Purchase part of $8.5 billion restructuring program
CAIRO: The Ministry of Transportation (MOT) is set to sign contracts in January to import 100 new locomotives from Chinese and American manufacturers, a senior ministry official revealed Wednesday.
The official, who declined to be identified because the deals have not yet been finalized, said the companies include the China’s Ziyang Locomotive Works, and the United States’ General Electric and Electro-Motive Diesel. As of press time, deal amounts and financing details have not yet been announced.
Work to modernize the country’s ailing railroad system began in October after the August Qalyoub crash that killed 58 and injured 144. Just days after the crash, Minister of Transportation Mohamed Mansour renewed his appeal to the People’s Assembly to finance an $8.5 billion (LE 48.5 billion) renovation plan of the system and received approval.
MOT was awarded $5.5 billion (LE 31.4 billion) from third mobile license auction proceeds and permitted to finance the rest of the amount through loans. The money will be used to buy new locomotives and raise employee salaries, some of whom earn as little as LE 250 per month. A portion of the budget will also be used to upgrade the signaling system, which investigators eventually blamed for the Qalyoub crash. The Railway Authority (RA) now operates less than 300 locomotives of the 700 available because of the deficiency in its maintenance infrastructure, according to Mansour. It employs more than 70,000 of MOT’s 280,000 workers, and serves 1.5 million passengers per day, according to MOT figures.
Speaking to the Shura Council’s Energy and Industrial Production Committee just before the Eid Al-Adha holiday, Mansour reiterated his promise to turn RA into a profitable institution by 2012 without privatization as was rumored throughout the year. According to MOT, the authority lost more than LE 6 billion since 2002 because of fare subsidization and mismanagement.
How did the Railway Authority get to this point? Railway Authority Chairman Ashraf Abu Zeid said. It s the accumulation of -years of not having the right equipment because of under-funding. With the government s recent approval of the minister s plan, we think things will change.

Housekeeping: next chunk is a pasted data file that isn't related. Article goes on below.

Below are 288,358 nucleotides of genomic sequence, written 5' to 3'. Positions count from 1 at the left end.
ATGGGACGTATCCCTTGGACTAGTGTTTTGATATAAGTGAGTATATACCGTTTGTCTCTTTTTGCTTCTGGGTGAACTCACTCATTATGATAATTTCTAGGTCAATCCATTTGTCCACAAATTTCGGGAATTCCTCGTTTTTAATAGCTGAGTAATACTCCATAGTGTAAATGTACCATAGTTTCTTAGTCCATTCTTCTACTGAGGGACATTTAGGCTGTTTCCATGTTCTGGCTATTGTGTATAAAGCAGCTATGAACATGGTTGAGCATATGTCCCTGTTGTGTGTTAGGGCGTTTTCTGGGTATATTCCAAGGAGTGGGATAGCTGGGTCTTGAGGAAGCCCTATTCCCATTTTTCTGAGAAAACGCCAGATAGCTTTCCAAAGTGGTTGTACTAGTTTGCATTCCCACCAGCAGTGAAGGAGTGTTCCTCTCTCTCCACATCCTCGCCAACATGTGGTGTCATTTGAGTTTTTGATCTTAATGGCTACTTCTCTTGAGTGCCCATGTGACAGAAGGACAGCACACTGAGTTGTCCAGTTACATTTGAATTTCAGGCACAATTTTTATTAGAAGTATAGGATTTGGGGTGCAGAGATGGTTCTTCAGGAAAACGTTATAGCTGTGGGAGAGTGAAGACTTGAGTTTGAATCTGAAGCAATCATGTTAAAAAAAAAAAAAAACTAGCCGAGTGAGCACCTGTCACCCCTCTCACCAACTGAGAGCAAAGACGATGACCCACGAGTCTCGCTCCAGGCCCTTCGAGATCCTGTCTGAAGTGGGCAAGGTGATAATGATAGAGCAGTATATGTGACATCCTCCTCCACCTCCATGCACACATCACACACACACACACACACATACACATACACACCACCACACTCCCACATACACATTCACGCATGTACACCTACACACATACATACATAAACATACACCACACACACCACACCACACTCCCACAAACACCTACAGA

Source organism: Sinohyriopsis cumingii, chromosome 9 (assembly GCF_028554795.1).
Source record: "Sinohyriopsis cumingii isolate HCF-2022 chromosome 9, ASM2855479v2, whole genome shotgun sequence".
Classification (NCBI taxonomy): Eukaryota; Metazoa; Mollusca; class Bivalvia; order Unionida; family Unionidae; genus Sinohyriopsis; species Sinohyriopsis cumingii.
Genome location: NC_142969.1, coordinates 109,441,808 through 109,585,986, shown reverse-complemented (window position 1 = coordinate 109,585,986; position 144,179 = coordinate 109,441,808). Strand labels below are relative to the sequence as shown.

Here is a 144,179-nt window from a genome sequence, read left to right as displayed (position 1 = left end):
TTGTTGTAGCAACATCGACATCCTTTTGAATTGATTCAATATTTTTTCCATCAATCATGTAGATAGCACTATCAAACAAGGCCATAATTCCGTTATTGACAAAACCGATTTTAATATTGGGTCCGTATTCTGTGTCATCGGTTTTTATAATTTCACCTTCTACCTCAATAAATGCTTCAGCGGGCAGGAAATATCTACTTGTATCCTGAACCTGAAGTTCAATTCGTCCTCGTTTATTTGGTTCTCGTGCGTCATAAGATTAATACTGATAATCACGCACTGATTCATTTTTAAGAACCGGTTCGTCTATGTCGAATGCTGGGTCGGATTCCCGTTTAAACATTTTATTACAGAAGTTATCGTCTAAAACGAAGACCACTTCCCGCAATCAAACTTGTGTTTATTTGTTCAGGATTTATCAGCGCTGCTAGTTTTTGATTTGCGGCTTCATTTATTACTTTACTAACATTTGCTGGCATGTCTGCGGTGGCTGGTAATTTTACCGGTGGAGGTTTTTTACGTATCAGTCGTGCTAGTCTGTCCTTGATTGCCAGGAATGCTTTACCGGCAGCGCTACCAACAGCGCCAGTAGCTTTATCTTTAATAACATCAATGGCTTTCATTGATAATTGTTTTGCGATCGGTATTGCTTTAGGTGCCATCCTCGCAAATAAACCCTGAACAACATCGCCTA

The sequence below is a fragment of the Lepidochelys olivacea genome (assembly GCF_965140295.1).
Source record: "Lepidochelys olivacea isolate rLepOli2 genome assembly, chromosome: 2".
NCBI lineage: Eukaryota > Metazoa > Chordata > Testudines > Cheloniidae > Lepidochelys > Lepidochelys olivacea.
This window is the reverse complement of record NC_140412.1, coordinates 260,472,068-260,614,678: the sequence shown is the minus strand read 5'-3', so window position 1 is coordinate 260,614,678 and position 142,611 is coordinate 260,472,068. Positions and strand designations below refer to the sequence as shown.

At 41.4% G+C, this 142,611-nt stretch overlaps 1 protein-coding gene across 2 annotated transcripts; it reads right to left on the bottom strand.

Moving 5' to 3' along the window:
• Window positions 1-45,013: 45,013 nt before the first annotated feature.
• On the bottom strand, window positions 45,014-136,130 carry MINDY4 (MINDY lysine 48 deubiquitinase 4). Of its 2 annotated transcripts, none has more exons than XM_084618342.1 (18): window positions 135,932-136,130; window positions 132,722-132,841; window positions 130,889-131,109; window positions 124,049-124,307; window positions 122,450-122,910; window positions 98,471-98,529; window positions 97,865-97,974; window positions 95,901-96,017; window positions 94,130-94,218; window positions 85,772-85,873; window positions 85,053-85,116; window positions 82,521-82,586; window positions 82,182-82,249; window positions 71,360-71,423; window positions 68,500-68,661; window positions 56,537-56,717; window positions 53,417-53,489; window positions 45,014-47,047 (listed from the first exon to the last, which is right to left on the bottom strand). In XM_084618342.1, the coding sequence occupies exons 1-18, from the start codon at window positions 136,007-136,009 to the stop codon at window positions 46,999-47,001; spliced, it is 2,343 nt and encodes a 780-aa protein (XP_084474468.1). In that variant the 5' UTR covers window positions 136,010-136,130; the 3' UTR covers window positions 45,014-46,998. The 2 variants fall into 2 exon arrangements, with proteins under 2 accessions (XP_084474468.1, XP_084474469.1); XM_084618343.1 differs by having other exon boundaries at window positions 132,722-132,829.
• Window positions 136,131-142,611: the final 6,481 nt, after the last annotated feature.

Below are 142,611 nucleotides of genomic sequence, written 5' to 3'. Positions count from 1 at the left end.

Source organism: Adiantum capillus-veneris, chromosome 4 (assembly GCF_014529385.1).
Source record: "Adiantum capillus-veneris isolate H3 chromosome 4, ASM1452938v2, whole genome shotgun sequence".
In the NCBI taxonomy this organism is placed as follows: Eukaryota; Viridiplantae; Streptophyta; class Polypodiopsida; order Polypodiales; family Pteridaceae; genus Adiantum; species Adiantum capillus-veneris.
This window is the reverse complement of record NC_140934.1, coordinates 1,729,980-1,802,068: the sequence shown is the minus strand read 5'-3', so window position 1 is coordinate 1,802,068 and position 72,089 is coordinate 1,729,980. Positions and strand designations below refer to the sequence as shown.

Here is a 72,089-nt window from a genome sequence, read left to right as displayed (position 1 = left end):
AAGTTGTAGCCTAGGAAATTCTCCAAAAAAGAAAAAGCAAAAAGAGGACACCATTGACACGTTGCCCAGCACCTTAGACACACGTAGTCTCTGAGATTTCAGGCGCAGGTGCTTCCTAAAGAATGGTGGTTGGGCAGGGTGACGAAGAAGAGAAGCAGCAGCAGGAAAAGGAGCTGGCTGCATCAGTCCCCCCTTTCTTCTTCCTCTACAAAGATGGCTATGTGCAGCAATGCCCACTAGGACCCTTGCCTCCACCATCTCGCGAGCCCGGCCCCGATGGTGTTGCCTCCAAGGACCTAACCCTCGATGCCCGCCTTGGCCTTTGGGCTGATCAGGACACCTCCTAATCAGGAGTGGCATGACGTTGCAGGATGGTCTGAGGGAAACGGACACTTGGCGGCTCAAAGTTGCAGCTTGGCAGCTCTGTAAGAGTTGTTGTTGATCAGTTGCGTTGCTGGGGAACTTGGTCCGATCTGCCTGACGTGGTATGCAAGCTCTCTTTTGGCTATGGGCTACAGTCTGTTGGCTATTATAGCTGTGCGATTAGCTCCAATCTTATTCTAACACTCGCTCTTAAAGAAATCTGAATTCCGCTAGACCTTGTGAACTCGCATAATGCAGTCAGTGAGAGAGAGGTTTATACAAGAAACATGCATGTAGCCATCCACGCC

Abu Zeid, MOT plans for the authority includes utilizing its 190 million sq. m. of land assets either through leasing or advertising. And despite the planned improvements to passenger cars, Abu Zeid said ticket prices should stay within current limits for second class passengers but will see additional raises for first class. The authority raised first class fares by 25 percent in September.
The crux of the plan to generate revenue, according to Mansour, will be to increase freight volumes. Railways now haul 12 million tons per year using just a handful of locomotives, despite their potential to general profits enough to sustain the entire system, he said.
How can a railroad that loses LE 1.6 billion every year for the past four or five years become self sustained? says Mansour. [With] the participation of the private sector, we are going to be self-sustainable and we will break even in four years.
There was no immediate word from MOT on whether it planned to partner with the private sector to purchase more locomotives. Mansour has appealed repeatedly in the second half of 2006 for investors to join hands with the ministry to execute transportation projects including ones in railroads. He received a strong response with the entrance of an Egyptian-Gulf consortium now set to execute an $8 billion (LE 46 billion) Borg El Arab-Aswan highway, in addition to other plans for roads and light rail. Still, the ministry is yet to announce a partnership with the private sector to execute RA development projects.